The Legal Aid Agency has urged criminal defence practitioners to help develop a digital case management system to cut administrative bureaucracy and unnecessary delays.
The Criminal Justice System Common Platform Programme is a joint initiative between Her Majesty’s Courts and Tribunals Service and the Crown Prosecution Service.
The online portal will be defence practitioners’ route into a ‘unified digital criminal case management system’ known as the ‘common platform’, the agency said.
It will allow defence solicitors to access ‘essential’ criminal case information, ‘interact’ with the prosecution and courts, and download initial disclosure of the prosecution case.
The Ministry of Justice first outlined plans for a common platform in its Transforming the Criminal Justice System document in July last year.
Different IT systems in the CPS and HMCTS ‘are sometimes not conducive to the effective sharing of information’, the ministry said, prompting it to announce it would develop ‘open standards’ which would enable criminal justice IT systems ‘to talk to each other more effectively’.
The elements required to build a combined case management system for HMCTS and the CPS would be delivered by March 2017, the document stated.
Urging solicitors to help ‘shape’ the portal, the LAA said this week it wanted defence practitioners ‘to be involved throughout the development and testing cycle of the online portal to ensure that their needs are being understood and met’.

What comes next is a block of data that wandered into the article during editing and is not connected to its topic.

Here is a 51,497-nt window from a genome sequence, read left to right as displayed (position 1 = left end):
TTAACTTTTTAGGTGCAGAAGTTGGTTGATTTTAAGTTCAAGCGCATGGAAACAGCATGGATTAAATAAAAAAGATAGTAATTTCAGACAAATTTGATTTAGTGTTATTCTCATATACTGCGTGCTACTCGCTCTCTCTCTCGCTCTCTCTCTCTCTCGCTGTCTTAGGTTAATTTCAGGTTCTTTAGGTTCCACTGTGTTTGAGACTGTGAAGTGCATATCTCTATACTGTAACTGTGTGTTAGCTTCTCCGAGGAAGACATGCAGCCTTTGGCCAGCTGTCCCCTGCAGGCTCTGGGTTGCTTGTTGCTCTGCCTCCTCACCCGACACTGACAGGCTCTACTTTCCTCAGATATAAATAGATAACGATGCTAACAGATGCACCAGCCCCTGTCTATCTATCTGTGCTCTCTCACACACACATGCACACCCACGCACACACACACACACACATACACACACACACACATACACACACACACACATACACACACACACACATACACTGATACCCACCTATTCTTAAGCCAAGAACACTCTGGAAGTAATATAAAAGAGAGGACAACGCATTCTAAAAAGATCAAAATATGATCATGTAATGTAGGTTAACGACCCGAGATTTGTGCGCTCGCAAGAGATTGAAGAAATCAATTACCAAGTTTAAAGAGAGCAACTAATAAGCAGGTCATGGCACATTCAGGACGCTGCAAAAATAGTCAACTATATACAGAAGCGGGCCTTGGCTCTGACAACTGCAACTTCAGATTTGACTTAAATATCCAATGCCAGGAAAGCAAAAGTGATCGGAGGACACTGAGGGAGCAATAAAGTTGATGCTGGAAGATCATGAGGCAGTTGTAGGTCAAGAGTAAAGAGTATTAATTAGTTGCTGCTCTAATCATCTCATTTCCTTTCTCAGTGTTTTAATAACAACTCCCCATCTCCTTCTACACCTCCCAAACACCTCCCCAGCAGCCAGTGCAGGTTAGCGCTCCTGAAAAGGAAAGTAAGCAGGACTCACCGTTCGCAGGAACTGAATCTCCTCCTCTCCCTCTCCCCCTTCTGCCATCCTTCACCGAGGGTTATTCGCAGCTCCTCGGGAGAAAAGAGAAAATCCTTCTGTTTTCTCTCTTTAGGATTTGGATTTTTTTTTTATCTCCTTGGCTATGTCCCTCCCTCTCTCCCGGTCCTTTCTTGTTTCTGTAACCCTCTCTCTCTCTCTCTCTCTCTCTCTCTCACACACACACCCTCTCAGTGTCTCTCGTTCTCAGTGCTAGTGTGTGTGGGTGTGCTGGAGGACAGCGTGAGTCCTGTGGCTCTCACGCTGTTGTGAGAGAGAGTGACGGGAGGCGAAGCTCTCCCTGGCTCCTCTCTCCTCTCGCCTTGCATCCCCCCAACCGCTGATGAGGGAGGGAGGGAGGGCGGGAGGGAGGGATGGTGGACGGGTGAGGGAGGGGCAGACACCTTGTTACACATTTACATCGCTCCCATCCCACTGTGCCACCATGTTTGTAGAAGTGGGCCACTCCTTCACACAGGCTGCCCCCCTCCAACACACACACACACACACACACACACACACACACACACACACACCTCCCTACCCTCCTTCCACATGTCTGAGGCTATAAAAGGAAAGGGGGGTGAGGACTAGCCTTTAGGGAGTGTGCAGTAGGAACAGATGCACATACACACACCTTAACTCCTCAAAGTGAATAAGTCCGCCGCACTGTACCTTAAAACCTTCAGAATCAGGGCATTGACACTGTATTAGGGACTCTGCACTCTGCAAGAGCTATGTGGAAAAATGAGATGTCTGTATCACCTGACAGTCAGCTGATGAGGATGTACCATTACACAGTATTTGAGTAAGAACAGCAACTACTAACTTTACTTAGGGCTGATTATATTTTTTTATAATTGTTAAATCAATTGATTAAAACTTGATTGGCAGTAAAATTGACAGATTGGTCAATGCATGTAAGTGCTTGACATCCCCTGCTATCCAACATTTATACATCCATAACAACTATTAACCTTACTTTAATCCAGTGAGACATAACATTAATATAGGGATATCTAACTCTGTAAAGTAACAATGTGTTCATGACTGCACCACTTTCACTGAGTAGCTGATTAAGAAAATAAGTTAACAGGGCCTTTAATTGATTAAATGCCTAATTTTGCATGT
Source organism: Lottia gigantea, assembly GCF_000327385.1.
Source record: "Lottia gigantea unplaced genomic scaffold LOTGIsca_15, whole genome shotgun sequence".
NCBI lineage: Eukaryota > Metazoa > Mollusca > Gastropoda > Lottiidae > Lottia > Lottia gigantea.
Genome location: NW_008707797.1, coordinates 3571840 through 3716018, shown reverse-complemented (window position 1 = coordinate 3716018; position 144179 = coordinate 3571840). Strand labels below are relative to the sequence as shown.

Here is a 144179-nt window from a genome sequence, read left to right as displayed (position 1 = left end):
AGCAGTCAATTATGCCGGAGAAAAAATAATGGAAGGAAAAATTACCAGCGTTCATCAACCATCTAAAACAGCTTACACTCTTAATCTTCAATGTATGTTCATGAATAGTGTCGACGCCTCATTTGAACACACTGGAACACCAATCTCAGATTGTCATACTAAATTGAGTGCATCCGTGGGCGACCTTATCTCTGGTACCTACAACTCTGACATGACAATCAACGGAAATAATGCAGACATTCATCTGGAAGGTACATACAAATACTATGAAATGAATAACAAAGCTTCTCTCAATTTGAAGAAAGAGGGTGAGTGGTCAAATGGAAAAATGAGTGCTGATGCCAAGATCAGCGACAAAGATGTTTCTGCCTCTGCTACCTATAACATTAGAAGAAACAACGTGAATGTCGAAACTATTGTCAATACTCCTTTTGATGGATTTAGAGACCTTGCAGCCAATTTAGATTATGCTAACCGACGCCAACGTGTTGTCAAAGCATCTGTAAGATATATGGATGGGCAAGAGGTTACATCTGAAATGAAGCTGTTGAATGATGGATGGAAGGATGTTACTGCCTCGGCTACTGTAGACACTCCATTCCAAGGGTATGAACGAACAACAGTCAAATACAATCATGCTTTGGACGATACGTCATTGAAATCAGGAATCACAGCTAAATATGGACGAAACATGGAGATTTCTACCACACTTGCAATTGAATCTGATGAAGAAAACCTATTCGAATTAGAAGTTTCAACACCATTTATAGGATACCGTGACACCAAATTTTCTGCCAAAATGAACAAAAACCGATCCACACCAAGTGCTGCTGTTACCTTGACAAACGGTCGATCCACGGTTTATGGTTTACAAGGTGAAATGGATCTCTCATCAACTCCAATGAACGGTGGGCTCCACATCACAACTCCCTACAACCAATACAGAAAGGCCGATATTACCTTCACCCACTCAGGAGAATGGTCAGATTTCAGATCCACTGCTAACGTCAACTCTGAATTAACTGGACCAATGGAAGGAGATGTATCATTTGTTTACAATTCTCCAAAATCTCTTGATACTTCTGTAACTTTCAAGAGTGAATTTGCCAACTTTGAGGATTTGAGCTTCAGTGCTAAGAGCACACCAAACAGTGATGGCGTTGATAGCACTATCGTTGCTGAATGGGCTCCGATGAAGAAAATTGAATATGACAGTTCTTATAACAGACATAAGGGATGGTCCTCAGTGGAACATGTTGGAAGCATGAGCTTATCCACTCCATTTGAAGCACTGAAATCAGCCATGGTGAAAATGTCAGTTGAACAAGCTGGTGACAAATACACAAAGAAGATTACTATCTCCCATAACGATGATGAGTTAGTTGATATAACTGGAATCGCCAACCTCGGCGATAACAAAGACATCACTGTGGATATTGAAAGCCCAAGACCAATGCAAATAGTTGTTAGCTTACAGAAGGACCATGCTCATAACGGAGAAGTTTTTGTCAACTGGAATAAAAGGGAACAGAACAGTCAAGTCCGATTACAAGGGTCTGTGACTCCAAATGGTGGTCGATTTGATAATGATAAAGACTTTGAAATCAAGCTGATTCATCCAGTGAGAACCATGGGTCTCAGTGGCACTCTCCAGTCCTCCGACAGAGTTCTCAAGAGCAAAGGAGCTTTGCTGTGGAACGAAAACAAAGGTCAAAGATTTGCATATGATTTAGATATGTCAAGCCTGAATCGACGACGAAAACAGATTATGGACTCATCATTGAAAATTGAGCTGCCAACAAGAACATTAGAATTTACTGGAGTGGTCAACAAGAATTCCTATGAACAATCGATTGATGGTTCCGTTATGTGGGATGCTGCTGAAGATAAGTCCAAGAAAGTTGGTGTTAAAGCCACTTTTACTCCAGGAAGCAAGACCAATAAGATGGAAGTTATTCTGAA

Fortnightly prototype testing will include: logging on to the platform, searching for a case, obtaining initial disclosure of the prosecution case, participating in case management and receipt of directions for magistrates’ and Crown court.
The agency’s call comes as solicitors anxiously wait to find out if their bids for new legal aid contracts have succeeded.
The agency has said it will notify firms this month of the outcome of its tender process for a reduced number of contracts to provide 24-hour cover at police stations, but will not give an exact date.
However the agency inadvertently narrowed down the time frame after publishing a paper for its current tender for criminal legal aid services in a West Country procurement area. Devon and Cornwall 1 failed to attract sufficient bids in the original procurement exercise.
Publishing a ‘frequently asked questions’ document, the agency said the MoJ was not able to publish the outcome of the 2015 duty provider contract procurement exercise before the deadline for submission of Devon and Cornwall 1 tenders: midday on Wednesday 9 September.